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Coal India to benefit from mining reforms

October 31, 2014 11:26 IST

The government has finally paved the way for ending the state monopoly, by allowing commercial mining in the private sector.

The backdrop for the Coal Mines (Nationalisation) Act (CMNA) of 1973, leading to the formation of Coal India (CIL) in 1975, was sluggish annual growth of two per cent, lack of private investments and mismanagement by private parties.

The Act worked but only to an extent. CIL, in a monopolistic position since, has raised annual production to 462 million tonnes (mt) from 79 mt earlier.

The increase is way behind demand requirements and India had to import 171 mt in 2013-14, a rise of 18 per cent over the previous year.

The Planning Commission believes coal imports could go up to 185 mt at the end of the 12th Plan (2012-2017), based on total demand of 980 mt and domestic supply of 795 mt.

The supply mismatch is in spite of India having coal reserves of at least 250 billion tonnes, one of the largest in the world.

Naturally, the chorus for private coal mining gained momentum in the past couple of years, with the 12th Plan document noting, “It is simply not logical to keep private investment out of coal, when it is allowed in petroleum and natural gas.” P C Parakh, the Union government’s former coal secretary, writes in his recent book, Crusader or conspirator—Coalgate and other truths: “Had we opened coal to the private sector for commercial mining, along with the power sector, in the early 1990s, we would by now have at least half a dozen large coal mining companies in the private sector.”

The Narendra Modi government has taken the first step towards opening the sector to private players with its recent ordinance on e-auction of blocks.

The ordinance has inserted a section in the CMNA, according to which government and private companies “may carry on coal mining operations in India, in any form either for own consumption, sale or for any other purpose, in accordance with the prospecting licence or mining lease, as the case may be”, paving the way for an end to CIL’s monopoly.

Will CIL have reason to worry? Finance Minister Arun Jaitley has said the larger interest of the public sector would be fully protected.

And, experts say competition will be beneficial for the company.

The decision could also mean the entry of global mining majors such as BHP Billiton and Rio Tinto, which have so far steered clear of India even though foreign direct investment up to 100 per cent was allowed in captive mining. \Opening the sector will mean that end-use (as in captive mining) will not be specified and global players could grab the opportunity to sell in a country with a huge supply shortfall.

Also, entry to India means access to the world’s fifth largest reserves. “It will increase production and bring in new technologies, which will immensely help the sector.

CIL, too, will benefit,” says former CIL chairman and managing director Partha S Bhattacharyya.

However, these global majors would wait for a word on pricing from the government, which is silent on that aspect.

Many say coal prices could go up sharply, a potentially tricky decision for the government. China opened its mining sector in 1978 and there has been a 40-plus per cent rise in thermal coal prices in the past couple of years.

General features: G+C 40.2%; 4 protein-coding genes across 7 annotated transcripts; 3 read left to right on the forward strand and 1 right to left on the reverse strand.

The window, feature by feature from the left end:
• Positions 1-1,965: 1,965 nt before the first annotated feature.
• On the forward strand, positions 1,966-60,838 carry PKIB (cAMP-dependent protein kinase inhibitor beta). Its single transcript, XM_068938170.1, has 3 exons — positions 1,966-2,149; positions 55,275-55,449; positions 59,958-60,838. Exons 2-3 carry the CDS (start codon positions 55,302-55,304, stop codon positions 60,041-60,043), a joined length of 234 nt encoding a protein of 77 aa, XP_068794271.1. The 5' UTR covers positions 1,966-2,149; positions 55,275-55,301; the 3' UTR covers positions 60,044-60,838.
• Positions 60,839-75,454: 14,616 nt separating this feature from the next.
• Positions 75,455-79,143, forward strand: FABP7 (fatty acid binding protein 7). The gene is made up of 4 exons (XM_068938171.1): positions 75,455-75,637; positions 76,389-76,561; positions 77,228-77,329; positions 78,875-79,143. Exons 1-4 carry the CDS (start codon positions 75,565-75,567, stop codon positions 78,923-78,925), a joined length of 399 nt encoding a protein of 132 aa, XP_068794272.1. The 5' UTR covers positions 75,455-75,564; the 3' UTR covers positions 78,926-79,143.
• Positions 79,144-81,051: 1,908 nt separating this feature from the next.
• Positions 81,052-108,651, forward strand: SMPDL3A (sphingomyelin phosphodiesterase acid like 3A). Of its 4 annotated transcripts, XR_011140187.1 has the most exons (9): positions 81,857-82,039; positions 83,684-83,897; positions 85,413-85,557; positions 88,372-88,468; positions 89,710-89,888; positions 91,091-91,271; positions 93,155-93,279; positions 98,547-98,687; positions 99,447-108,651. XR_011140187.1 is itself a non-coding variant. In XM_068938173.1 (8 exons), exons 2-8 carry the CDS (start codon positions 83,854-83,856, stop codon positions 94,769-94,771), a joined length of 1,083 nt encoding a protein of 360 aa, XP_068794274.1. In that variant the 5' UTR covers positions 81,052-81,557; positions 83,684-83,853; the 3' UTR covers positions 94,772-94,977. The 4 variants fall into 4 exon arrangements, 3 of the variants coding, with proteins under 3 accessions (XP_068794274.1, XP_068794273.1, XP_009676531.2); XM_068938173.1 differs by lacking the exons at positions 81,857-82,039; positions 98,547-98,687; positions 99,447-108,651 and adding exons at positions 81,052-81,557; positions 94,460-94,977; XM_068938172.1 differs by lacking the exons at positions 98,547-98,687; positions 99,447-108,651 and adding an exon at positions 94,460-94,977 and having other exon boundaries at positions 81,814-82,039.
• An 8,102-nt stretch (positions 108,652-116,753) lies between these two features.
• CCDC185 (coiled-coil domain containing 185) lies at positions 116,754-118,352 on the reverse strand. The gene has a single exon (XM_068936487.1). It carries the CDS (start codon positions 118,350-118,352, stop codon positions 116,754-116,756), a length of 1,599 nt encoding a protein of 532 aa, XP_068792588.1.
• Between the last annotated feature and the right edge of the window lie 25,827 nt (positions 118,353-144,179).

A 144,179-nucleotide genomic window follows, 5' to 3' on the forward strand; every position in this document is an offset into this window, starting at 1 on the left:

Bhattacharyya makes light of these concerns. “Yes, prices might go to international standards. But we are becoming self-sufficient in coal, so what is the problem?

The choice is ours, whether we can afford to import coal,” he says. Currently, CIL's notified price is 30-40 per cent lower than international prices. As reserves are given almost free of cost, CIL has the lowest production cost in the world, from as low as Rs 400 to around Rs 1,600 a tonne in open cast mining and Rs 1,500-4,500 a tonne for underground mining.

When, the blocks are e-auctioned, a private party will obviously try to recover the auction price, which will increase their cost of production and, in turn, pass it on to the customer.

For CIL, too, if prices are kept at international levels, it would financially benefit the company. To ensure checks and balances, a regulatory body might be set up, which could be given pricing power if commercial mining is allowed by private entities.

The coal ministry had introduced the Coal Regulatory Authority Bill, 2013 in the Lok Sabha; it is yet to get Parliament’s nod.

The Bill did not give pricing power to the body, on the reasoning that CIL was the lone entity in the sector. As and when the sector is opened, the logic would not hold ground.

The regulator can put in place clauses that help in developing the sector.

The exercise should attract mining majors which can bring in new technologies, rather than becoming an experimental ground for cash-rich companies with no expertise.

Not everybody is optimistic about the prospect of a drastic change after the sector’s opening.

They say the private sector’s record before 1973 was poor, with hardly any company having invested in modern mining technologies.

The Centre had allocated 218 coal blocks for captive mining since 1993, with reserves of at least 48 billion tonnes, mostly to the private sector.

Only 42 were operational and total production from captive mining reached only 50 mt in 2013-14, the Supreme Court found before cancelling all the allocations.

Environmental clearances were a big problem for CIL and the private sector.

Probal Basak
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